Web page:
Battling malaria in Africa has become a priority for many annual conferences, particularly through Nothing But Nets and the denomination's "Imagine No Malaria" campaign. Illinois Great River delegates approved a major fundraising campaign with the goal of raising between $2.1 million and $3.5 million for Imagine No Malaria.
The California-Nevada Conference replaced the bishop's annual reception with a basketball-themed fundraiser, "Slam Dunk Malaria," in which the youth delegation raised $4,682 for Imagine No Malaria – $1,040 of it through texting.
In Central Texas, Bishop J. Michael Lowry dressed in a mosquito costume to promote Imagine No Malaria. Besides raising about $35,000 in an offering, conference members sold the pipe-cleaner mosquitoes that landed at their seats for another $3,540 and pledged more than $100,000 in an "A Pound-a-Weigh" weight loss project that ends in November.
Social issues
One of the top issues of social legislation was the call for comprehensive immigration reform. Supporters included the Iowa, Northern Illinois, Eastern Pennsylvania, New York, Central Texas, Rio Grande and North Carolina conferences.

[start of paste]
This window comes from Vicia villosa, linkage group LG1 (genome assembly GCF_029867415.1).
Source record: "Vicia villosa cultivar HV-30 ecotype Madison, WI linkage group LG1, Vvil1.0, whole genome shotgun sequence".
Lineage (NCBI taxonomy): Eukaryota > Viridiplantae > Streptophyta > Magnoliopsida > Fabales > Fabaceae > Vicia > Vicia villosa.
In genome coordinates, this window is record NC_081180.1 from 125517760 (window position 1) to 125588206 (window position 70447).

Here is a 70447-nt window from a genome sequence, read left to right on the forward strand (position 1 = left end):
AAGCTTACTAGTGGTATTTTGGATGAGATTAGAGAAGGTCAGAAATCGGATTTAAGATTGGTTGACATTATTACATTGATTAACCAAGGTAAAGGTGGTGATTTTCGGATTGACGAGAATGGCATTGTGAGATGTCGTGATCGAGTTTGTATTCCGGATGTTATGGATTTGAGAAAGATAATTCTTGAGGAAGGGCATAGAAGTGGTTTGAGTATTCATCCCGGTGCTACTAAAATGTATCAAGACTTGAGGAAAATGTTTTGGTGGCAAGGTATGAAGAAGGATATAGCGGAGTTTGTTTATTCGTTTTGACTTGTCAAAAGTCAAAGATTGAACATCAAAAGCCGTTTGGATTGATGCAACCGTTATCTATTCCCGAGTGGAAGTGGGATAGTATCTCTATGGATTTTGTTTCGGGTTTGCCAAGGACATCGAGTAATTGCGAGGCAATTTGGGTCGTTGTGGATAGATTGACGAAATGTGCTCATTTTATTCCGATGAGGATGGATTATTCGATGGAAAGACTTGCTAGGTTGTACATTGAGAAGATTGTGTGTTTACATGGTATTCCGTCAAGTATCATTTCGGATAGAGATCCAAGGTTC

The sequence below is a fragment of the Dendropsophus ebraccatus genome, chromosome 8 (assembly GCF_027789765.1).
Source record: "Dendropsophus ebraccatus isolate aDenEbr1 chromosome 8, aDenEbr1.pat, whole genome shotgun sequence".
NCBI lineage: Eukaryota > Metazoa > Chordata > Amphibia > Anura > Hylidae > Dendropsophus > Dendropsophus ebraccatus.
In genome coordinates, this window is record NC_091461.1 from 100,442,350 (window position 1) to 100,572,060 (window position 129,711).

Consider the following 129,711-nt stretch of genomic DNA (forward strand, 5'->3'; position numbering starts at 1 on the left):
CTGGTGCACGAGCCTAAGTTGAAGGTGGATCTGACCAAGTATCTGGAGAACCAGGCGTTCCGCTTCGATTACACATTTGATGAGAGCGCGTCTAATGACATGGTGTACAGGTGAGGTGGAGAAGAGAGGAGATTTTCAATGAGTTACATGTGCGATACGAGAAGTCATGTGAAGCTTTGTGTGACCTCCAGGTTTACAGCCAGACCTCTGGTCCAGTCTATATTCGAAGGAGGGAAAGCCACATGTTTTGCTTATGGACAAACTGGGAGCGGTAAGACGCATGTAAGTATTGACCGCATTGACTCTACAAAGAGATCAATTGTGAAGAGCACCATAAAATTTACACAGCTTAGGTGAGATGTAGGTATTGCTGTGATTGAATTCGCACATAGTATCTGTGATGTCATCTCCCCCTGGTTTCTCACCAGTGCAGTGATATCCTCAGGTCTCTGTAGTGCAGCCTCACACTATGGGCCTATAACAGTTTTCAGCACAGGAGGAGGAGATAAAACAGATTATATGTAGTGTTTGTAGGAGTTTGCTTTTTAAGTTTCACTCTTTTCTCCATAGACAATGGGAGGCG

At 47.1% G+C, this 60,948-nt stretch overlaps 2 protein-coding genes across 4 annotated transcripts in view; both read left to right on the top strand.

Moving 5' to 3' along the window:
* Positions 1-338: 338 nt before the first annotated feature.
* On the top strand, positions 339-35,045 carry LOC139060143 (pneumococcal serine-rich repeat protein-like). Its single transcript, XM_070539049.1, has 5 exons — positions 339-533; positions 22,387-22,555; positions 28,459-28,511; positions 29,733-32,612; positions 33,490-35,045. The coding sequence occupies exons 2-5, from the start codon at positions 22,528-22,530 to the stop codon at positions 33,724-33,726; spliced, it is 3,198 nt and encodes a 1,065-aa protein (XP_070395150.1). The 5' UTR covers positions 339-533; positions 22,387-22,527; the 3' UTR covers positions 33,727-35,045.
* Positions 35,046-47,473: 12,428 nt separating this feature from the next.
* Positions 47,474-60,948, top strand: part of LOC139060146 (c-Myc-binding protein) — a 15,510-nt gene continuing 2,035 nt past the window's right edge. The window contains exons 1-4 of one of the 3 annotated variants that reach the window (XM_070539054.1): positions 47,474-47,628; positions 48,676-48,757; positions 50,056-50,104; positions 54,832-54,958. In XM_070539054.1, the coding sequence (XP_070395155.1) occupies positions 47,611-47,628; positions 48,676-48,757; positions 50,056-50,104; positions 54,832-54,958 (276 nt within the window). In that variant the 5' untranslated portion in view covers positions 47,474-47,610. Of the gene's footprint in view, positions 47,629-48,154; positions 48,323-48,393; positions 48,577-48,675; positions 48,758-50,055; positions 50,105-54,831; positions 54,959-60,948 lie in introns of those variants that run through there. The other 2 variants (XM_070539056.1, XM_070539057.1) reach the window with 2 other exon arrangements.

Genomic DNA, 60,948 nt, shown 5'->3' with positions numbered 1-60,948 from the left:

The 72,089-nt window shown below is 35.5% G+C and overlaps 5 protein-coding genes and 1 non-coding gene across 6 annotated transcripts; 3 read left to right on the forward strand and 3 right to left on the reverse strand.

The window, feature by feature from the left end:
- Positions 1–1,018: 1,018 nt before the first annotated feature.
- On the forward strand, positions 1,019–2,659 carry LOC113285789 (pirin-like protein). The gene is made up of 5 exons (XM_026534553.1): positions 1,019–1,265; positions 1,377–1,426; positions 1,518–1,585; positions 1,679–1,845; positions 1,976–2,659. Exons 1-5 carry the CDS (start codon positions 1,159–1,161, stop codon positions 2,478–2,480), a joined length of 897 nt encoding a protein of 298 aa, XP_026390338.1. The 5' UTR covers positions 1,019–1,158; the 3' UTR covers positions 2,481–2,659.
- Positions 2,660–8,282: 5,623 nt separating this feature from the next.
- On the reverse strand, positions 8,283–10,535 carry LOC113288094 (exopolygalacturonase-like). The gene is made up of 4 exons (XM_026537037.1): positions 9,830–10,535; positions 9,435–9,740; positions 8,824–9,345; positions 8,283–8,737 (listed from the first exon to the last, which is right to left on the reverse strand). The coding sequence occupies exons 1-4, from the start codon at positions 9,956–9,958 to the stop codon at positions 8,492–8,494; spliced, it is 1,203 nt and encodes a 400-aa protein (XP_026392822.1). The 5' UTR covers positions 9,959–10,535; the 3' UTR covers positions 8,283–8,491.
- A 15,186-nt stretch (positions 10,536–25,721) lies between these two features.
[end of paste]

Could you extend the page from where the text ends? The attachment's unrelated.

Members of the Iowa Conference supported a resolution calling for "continuing intercessory prayer for comprehensive immigration reform … that is fair and just."
Human sexuality is a perennial topic for resolutions at annual conference sessions. In Minnesota, delegates endorsed eight petitions that ask the 2012 General Conference, the denomination's top legislative body, to remove discriminatory language against homosexuality in The Book of Discipline.
Seven United Methodist gay and lesbian families shared their stories with delegates of the California-Pacific Conference. The speakers represented a range of ages and included married couples and longtime partners; clergy and laity; gay, straight and transgender; family members; men and women.
In the Baltimore-Washington Conference, delegates tabled four pieces of legislation on homosexuality and instead listened to a panel discussion on the topic, followed by small-group conversations. Western Pennsylvania agreed to have continuing dialogue on issues of homosexuality.
California-Nevada passed a resolution calling for local churches to become bases for "confronting unjust heterosexist structures." North Carolina approved a resolution on non-discrimination towards lesbian, gay, bisexual, and transgender individuals. The Detroit Conference supported changing Michigan's Ethnic Intimidation Act to extend protections to people such as lesbian, gays, bisexual, and transgender persons who are victims of hate crimes and discrimination.